Yates will face felony charges for looting, burglary, and aggravated battery on a police officer. 

Three men are facing federal charges after using a crowbar to break into a Bank of America ATM. These are among the latest charges levied against Chicagoans during the several days of civil unrest that followed the murder of George Floyd. Chyenne Simpson, Rickie Foy and Pierre Harvey have each been charged with one count of attempted bank theft. 

The three were among a larger group of people who were caught on the bank’s security footage attempting to use various tools to crack open the ATM located in the vestibule outside of the bank. While the ATM contained at least $300,000 worth of cash, authorities report that none of the money was actually stolen. 

The group scattered once officers arrived, but they were able to detain the three men near the scene of the heist. The men denied being part of the attempted robbery of the ATM. 

alex-boyd-260321-copy-300x200Cook County State’s Attorney Kim Foxx will decide whether or not to press charges against employees at a Lincoln Park nursing home who swindled a resident with dementia out of $700,000. Public Guardian Charles Golbert took custody of 98-year-old Grace Watanabe removing her from the care of Symphony Residences.

Watanabe was removed in 2018 after her bank noticed a series of unusual withdrawals and alerted authorities. Currently, there is a civil action against the Nursing Home naming individual staff members who attempted to drain the woman’s bank account dry. Those close to the woman, however, are hoping that criminal charges are filed against those who directly perpetrated the theft. Criminal charges would take precedence over civil charges and that case would be prosecuted first. If the defendants in the criminal case lose in court, it severely limits their ability to defend themselves in civil court.

Golbert Asks for Criminal Charges Against Five Employees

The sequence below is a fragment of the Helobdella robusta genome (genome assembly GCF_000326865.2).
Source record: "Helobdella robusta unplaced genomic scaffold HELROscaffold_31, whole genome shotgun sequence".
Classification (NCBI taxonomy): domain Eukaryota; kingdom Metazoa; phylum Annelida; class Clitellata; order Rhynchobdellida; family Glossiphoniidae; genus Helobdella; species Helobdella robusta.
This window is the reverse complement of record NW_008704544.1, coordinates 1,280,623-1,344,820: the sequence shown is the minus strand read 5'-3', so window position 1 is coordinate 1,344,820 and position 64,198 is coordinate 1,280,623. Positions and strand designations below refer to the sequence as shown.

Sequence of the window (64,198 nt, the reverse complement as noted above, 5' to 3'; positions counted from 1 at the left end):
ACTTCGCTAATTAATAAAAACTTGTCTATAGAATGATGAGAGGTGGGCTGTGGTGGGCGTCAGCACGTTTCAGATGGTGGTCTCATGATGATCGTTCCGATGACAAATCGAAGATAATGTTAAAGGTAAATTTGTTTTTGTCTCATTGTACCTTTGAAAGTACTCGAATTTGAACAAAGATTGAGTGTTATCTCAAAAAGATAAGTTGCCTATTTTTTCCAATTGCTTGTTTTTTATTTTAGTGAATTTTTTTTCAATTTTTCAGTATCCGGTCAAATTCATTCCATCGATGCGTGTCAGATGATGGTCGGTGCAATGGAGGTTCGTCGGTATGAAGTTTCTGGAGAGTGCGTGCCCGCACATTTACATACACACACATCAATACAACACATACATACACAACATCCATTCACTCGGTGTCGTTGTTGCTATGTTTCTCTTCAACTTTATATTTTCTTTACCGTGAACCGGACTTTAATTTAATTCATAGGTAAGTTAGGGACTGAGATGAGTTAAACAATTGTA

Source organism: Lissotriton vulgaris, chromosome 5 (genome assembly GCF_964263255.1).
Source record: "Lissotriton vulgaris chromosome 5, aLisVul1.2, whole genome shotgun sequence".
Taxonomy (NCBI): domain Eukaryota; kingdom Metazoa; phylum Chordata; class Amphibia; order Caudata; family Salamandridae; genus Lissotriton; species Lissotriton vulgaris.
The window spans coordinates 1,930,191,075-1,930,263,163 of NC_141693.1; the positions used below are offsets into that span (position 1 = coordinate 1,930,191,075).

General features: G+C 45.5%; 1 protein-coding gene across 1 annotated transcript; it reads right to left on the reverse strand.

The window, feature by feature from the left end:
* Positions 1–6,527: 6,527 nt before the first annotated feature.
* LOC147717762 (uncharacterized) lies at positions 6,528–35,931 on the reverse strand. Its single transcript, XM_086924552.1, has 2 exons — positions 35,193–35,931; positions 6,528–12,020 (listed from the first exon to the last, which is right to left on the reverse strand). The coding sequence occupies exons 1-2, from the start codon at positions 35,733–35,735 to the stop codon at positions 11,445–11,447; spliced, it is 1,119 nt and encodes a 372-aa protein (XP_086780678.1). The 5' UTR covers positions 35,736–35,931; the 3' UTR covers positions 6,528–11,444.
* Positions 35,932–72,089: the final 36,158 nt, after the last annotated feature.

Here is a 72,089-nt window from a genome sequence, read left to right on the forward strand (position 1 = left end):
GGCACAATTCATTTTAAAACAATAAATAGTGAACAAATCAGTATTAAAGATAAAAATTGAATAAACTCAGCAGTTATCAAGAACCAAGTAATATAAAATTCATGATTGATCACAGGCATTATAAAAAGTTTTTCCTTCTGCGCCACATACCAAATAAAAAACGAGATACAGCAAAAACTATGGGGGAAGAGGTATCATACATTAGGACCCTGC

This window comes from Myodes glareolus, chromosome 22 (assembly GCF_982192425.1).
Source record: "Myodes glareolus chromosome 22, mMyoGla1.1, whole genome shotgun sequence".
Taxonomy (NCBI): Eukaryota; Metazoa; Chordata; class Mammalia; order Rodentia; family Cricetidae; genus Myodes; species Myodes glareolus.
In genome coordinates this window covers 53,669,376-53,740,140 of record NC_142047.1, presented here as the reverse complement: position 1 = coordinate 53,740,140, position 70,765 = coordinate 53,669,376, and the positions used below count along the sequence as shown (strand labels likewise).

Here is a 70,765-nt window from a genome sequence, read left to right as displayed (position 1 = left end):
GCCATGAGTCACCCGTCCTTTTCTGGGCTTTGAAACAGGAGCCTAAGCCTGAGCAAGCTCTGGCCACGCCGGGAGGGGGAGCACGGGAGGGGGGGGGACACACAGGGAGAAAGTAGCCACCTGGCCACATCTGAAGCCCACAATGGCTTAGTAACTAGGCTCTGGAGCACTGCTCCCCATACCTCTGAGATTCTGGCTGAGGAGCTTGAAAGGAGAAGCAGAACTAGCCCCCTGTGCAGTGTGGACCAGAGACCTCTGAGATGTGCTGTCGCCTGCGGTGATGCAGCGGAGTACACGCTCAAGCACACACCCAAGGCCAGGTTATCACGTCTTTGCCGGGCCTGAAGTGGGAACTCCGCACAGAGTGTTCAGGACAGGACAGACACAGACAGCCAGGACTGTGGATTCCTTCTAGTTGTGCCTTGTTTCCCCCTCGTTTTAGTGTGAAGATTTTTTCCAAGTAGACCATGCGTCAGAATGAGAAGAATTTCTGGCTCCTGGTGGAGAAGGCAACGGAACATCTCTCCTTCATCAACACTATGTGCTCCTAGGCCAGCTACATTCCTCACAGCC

ales-nesetril-1070103-unsplash-copy-300x199A teenager from Rosemont is facing multiple felony charges for credit card theft.

18-year-old Salvador Nunez was charged with 30 felonies for using stolen credits card at various northwest suburban Rosemont locations. Rosemont police stated Nunez was charged with 15 Class 3 felonies for stealing someone’s identity and an additional 15 for the unlawful use of a credit card.

The most serious offense in the category of criminal charges is a felony. Felonious acts also carry with them the most severe penalties. The degree of the punishment depends on the class of the felony committed. According to Illinois law, they range from the least serious, a Class 4, to the most serious, a Class X.

boris-debusscher-485536-copy-207x300Facing an arrest and charges of theft in Chicago is never an easy situation. Whether this is the first time you have been arrested or you have gone through this before, it never gets easier. You might have to face a different judge or have your case handled by a different prosecutor. Either way, there are defenses available to you to fight the theft charges so you do not simply have to give up your freedom and spend time in jail.

Right of Ownership

One of the most commonly used defenses to theft charges is right of ownership. You can not simply tell the judge that you thought the item belonged to you and hope that this will work in your favor. You will need to provide some sort of evidence that proves it makes sense that you would believe the item you took belonged to you. This can be an invoice, receipt, warranty, owner’s manual, or any other piece of evidence that proves you either own the property or that you believed you owned the property.

boris-debusscher-485536-copy-207x300U.S. courts are facing many criminal cases that are somehow associated with robbery or theft. When these two almost identical crimes are coupled with an uninformed population, the result is a high number of convicted felons who do not know their rights based on their crimes.

While these two forms of crime may sound the same, they are different in nature. Many law enforcement units across the country report drastic reductions in cases linked to robberies and thefts, but the numbers are still high. A recent report by the Chicago Police Department shows a slight decrease in theft-related crimes over the past decade when compared to robbery incidences. This raises the question as to what is the difference between these two types of crime?

What You Should Know About Robbery Laws in Chicago